Alexandra Lapierre is the award-winning author of Between Love & Honor, the recently published novelization of a real historical incident in which a Chechen Muslim child was kidnapped by Russian soldiers and raised in the Imperial Court. That child, Jamal Eddin Shamil, grew into a consummate courtier and became engaged to a Russian aristocrat. What followed was an astounding tale of love, war, and a clash between cultures.
Question: What inspired you to write this story?
Alexandra Lapierre: I have always been interested in people who have done incredible things and yet been completely forgotten by history. In this case, I found a true story that is not only an extraordinary adventure but also a moving human drama of a young man caught between Muslim and Christian cultures, striving mightily to be part of both. Jamal Eddin’s struggle illuminates what is still going on in a part of the world that tends to be poorly understood. He also fell madly in love with a remarkable young woman, and their tragic, star-crossed tale was also an inspiration.
Q: How did you research this novel? How much of it is based on true events?
AL: I conducted my research by following in Jamal Eddin’s footsteps and going most everywhere the novel takes place. I spent years in archives and libraries, but I needed to go on-site in order to capture the colors and the smells, and to solidify my own sense of the places I would be describing. But I did try to climb into the skin of Jamal Eddin--I imagined his feelings, gave voice to his thoughts--so in this way, it is a novel.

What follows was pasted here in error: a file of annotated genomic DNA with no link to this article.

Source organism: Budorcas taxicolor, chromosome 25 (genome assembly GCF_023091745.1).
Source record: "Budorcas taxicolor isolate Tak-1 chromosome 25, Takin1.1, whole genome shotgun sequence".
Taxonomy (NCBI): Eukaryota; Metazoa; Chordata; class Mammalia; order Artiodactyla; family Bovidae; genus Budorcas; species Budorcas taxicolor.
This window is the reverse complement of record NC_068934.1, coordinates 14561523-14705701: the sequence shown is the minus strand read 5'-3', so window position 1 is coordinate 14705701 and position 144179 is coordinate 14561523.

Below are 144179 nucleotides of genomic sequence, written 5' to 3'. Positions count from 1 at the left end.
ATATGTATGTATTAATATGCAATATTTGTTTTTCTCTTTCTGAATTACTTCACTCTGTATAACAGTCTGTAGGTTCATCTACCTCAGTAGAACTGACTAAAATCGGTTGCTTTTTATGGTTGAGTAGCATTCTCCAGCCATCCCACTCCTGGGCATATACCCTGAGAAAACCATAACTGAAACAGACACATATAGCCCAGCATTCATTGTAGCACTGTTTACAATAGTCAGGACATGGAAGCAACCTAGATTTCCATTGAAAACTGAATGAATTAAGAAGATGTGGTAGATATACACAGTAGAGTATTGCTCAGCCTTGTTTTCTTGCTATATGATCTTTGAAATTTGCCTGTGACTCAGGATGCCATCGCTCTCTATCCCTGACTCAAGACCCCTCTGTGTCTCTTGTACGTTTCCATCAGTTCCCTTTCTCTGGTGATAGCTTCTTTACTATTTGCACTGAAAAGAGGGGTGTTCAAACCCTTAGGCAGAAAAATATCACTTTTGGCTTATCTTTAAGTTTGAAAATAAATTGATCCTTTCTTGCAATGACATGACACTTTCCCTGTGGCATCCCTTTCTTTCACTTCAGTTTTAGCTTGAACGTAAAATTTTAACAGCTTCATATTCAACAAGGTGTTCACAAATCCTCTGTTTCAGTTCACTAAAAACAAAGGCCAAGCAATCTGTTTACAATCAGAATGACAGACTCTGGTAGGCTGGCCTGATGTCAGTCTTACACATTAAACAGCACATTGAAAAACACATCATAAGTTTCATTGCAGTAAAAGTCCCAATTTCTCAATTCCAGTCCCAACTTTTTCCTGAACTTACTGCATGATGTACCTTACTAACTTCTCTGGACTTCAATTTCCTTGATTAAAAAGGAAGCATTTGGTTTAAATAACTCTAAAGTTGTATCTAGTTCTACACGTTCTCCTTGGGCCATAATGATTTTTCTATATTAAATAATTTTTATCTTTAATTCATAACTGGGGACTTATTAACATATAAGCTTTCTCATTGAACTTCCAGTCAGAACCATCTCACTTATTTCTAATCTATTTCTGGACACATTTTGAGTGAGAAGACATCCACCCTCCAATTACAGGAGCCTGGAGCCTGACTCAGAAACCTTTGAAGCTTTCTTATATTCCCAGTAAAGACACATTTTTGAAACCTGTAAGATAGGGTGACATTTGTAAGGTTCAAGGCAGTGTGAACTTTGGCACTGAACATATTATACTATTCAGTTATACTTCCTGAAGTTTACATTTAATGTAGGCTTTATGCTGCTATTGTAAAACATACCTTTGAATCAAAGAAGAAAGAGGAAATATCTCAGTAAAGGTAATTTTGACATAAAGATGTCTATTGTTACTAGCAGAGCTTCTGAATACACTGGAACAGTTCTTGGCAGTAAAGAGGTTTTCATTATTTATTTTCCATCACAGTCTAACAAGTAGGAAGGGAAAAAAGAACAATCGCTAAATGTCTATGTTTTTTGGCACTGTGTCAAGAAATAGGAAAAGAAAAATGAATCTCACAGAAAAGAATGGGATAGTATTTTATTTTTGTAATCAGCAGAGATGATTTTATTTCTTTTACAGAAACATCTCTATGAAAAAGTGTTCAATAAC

Q: Which character do you most identify with?
AL: I identify with Elizabeta, known as Lisa--Jamal Eddin’s great love. In Jamal Eddin, Lisa found a man of integrity and intelligence, someone who loved her so much that he was willing to give her up. And I think she was worthy of such esteem. Like many of the women I write about, she had spirit, determination, and a sense of independence. Her decision to marry Jamal Eddin could not have been easy: She flouted convention and society to choose the Muslim son of the reviled Shamil. That took guts.
Q: Which books have inspired you most? Do you have any recommended reading?
AL: For his understanding of psychology and the human condition, the works of Tolstoy, in particular Anna Karenina and the less well-known Hadji Murad, which takes place in the world of Jamal Eddin. For rhythm and style, the works of Alexander Dumas. In addition to these classics, I would recommend Robert Massie’s wonderful Nicholas and Alexandra for a biography in the novelistic style.